Women of Zimbabwe Arise

Still Fighting Despite the Odds

For years, government officials in Zimbabwe have misused the law to arbitrarily arrest and detain perceived critics of the President’s political party like WOZA.

WOZA promotes civil and human rights for all Zimbabweans and practices strictly peaceful, non-violent mobilization efforts. However, government officials in Zimbabwe have a long history of misuse of the law to arbitrarily arrest and detain perceived critics of the President’s political party in an effort to intimidate and suppress these endeavors.

Zimbabweans participated in presidential and parliamentary elections in July 2013. Robert Mugabe was re-elected president for a five year term, and his party, ZANU-PF, regained majority control of Parliament. Amnesty International observed high levels of repression prior to the elections. Since September 2012, nearly every single civil society organization of note in Zimbabwe working on civil, political and human rights issues had their offices raided, or leadership arrested, or both. WOZA experienced several incidents of arrest and violence at the hands of the security sector. The most recent incident occurred in February 2014 during their annual Valentine’s Day peaceful protest when several activists faced abuse by riot police.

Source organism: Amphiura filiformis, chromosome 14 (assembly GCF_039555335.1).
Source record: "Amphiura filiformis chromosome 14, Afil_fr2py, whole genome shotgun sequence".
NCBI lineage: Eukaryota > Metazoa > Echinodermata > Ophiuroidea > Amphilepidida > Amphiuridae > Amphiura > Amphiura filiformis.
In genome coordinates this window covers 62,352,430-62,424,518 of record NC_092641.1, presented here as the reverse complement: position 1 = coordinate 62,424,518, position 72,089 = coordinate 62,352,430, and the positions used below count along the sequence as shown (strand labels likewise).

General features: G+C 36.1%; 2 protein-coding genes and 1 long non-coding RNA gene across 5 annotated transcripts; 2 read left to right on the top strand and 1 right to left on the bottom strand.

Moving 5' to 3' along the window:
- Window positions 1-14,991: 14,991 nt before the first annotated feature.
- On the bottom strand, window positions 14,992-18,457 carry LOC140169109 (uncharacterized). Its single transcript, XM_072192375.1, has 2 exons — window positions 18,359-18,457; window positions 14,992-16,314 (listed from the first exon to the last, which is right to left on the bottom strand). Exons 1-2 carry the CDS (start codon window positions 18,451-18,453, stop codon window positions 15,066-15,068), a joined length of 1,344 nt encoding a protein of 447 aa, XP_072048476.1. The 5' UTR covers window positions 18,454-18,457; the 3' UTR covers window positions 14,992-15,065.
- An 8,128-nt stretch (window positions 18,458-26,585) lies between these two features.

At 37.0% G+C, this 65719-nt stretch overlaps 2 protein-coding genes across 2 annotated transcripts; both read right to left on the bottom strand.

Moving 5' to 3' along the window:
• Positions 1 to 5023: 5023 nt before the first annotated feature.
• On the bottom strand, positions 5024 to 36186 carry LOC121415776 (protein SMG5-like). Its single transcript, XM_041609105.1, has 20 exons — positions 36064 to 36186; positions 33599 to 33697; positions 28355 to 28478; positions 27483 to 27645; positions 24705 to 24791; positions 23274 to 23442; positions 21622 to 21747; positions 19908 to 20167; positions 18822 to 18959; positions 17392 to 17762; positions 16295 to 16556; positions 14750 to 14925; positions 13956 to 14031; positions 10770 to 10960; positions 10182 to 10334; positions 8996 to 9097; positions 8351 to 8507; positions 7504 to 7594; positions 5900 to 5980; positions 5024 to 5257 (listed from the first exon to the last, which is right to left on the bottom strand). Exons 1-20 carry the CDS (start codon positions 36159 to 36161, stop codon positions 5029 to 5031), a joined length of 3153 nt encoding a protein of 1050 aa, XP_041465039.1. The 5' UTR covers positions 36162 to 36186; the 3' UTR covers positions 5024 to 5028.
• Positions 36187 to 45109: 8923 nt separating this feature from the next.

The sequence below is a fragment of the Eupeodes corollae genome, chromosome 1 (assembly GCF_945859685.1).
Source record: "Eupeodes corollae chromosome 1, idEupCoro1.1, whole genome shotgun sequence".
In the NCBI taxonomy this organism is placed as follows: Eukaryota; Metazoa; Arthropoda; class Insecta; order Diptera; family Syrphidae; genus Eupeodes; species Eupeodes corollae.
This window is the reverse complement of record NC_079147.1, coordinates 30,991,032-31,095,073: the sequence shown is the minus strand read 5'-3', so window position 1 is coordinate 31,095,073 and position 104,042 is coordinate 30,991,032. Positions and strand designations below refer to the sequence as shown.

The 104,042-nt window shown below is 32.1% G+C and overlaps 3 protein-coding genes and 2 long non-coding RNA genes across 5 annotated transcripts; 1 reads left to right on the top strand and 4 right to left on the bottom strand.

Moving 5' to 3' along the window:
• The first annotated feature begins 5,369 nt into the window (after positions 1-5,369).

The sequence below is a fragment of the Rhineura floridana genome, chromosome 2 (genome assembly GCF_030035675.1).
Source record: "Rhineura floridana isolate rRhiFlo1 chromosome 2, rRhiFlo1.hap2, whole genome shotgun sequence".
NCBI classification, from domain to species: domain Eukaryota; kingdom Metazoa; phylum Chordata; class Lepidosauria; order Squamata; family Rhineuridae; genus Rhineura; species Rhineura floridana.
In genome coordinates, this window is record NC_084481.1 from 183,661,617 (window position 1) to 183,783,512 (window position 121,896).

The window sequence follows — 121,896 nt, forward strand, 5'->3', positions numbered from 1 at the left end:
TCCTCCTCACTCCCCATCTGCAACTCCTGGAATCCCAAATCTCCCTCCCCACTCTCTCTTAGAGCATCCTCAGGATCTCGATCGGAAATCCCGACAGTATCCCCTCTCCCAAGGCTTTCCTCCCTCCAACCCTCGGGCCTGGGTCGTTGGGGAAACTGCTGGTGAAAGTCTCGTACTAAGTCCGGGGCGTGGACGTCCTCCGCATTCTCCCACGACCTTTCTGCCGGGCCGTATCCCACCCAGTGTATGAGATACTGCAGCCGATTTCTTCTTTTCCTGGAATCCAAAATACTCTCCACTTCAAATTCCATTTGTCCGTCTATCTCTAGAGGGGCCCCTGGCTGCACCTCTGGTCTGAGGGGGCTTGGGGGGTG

2012 marked the 10th anniversary of WOZA’s annual Valentine’s Day marches. Every year, the members of WOZA and MOZA (Men of Zimbabwe Arise) specifically utilize the symbolism of Valentine’s to draw attention to issues affecting the lives of Zimbabweans, demonstrating the power of love is greater than the love of power. Since 2003, thousands of WOZA and MOZA activists have taken to the streets on this day to demand their rights. These peaceful protests involve hundreds of participants, singing and dancing while distributing information to the public, often in front of government buildings. Frequently, however, riot police respond with violence; beating and arresting members merely for expressing their constitutional and international rights.

Arrests of WOZA members over the years number in the hundreds. Jenni Williams and Magodonga Mahlangu, WOZA’s leadership, have been arrested over 50 times. Some of those held in police custody were subjected to torture and other ill-treatment and denied access to medical care, food and lawyers. Prison conditions in Zimbabwe are horrific, leading to serious deteriorations in health after each incarceration.

The activists of WOZA struggle every day to bring positive change to the human rights of the people of Zimbabwe. They urge the government of Zimbabwe to address the civil and political rights of all citizens. Amnesty International USA works to support the efforts of WOZA through solidarity actions and letters, and phone calls to government officials when WOZA members are arrested.